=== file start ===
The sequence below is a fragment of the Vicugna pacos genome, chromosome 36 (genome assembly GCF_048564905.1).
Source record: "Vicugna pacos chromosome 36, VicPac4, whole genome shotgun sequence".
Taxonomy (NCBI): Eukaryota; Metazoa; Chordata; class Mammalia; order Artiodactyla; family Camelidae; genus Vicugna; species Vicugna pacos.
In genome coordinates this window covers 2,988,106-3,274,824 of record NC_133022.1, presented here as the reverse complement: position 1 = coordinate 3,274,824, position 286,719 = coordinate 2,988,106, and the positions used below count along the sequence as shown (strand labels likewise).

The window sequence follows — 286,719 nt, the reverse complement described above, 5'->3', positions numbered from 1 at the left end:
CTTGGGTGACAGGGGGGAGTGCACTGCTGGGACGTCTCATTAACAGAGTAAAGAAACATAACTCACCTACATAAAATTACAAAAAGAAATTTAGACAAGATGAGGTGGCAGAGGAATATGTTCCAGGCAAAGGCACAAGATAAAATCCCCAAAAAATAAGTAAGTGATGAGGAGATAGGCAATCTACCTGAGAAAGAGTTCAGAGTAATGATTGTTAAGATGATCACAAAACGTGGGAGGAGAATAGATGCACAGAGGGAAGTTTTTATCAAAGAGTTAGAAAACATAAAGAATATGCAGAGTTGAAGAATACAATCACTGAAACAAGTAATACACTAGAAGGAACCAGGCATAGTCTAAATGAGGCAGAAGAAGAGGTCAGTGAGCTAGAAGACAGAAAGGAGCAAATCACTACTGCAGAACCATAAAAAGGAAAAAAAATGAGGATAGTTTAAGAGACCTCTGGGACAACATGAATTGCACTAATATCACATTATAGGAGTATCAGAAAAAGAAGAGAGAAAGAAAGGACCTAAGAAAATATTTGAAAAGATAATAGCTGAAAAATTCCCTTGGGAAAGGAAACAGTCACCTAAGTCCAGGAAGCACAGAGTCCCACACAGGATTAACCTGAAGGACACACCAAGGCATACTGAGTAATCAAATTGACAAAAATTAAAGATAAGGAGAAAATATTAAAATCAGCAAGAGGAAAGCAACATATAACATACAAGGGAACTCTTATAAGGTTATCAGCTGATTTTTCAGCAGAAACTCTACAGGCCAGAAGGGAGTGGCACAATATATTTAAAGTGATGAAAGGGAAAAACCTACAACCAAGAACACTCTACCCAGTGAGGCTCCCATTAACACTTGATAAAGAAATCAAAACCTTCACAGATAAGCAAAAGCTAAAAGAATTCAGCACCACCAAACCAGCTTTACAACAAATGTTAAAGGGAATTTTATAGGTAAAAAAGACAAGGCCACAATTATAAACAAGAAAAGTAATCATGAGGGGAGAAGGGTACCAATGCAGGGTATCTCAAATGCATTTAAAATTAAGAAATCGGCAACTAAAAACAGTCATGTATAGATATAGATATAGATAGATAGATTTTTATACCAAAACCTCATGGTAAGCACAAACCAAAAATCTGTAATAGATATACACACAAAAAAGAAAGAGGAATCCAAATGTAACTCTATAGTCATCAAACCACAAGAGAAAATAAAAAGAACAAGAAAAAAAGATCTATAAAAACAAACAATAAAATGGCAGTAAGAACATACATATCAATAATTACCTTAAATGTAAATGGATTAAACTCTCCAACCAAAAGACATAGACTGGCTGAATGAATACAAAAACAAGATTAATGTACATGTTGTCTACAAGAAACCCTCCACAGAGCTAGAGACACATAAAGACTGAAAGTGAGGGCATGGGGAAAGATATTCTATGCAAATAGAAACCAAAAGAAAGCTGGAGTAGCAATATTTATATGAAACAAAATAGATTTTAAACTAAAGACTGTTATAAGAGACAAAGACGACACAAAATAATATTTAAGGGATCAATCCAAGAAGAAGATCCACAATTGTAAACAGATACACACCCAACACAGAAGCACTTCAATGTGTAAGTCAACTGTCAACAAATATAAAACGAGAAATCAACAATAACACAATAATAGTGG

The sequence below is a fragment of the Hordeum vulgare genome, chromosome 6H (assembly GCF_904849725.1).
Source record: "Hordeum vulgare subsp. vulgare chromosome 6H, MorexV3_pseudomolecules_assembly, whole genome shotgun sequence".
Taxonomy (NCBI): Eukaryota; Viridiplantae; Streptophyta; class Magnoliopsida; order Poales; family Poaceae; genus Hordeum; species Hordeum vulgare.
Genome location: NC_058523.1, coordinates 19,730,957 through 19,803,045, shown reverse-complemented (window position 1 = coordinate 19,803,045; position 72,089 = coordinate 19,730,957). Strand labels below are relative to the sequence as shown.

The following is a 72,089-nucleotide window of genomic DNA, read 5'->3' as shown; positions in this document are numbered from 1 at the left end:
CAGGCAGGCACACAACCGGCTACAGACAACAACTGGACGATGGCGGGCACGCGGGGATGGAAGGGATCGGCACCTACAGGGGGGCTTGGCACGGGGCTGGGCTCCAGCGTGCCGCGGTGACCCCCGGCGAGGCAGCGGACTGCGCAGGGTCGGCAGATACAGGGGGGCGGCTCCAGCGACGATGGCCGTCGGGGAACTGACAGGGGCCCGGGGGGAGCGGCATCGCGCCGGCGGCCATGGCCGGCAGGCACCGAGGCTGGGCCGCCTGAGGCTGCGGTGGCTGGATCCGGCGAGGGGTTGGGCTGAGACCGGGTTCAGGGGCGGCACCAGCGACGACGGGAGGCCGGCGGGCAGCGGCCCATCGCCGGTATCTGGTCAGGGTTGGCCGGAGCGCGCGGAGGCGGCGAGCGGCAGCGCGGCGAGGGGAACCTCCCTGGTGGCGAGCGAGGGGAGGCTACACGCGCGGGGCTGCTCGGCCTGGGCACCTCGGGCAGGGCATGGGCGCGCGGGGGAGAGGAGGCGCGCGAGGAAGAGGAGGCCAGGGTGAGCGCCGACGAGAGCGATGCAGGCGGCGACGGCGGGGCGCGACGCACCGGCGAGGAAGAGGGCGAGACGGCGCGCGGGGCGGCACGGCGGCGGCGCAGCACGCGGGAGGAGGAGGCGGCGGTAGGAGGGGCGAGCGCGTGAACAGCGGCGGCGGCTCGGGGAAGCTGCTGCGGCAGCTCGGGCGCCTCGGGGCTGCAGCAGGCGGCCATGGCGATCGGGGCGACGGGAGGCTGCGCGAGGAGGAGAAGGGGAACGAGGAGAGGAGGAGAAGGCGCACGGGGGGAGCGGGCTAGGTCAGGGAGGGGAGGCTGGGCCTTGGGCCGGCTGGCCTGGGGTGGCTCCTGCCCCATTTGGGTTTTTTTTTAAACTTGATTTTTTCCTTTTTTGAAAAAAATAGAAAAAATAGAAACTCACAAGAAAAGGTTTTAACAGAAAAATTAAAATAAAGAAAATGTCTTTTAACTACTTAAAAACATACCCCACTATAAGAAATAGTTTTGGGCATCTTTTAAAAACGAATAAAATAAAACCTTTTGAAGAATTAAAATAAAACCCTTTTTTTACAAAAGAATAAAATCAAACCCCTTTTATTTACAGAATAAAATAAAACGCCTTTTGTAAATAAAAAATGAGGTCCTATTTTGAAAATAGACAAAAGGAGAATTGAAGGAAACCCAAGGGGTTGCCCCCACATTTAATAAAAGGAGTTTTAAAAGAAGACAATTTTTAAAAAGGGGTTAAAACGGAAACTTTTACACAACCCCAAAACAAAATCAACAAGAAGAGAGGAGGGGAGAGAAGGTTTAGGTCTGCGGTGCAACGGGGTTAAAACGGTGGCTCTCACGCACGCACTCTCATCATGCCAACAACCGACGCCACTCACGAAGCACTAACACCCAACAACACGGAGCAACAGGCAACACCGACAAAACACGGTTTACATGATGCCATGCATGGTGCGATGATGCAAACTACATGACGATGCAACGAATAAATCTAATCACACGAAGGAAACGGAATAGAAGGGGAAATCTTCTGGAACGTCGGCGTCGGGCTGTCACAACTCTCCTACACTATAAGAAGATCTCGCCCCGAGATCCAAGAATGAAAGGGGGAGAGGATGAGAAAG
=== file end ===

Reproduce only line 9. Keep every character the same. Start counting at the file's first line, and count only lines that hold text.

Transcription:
Taxonomy (NCBI): Eukaryota; Viridiplantae; Streptophyta; class Magnoliopsida; order Poales; family Poaceae; genus Hordeum; species Hordeum vulgare.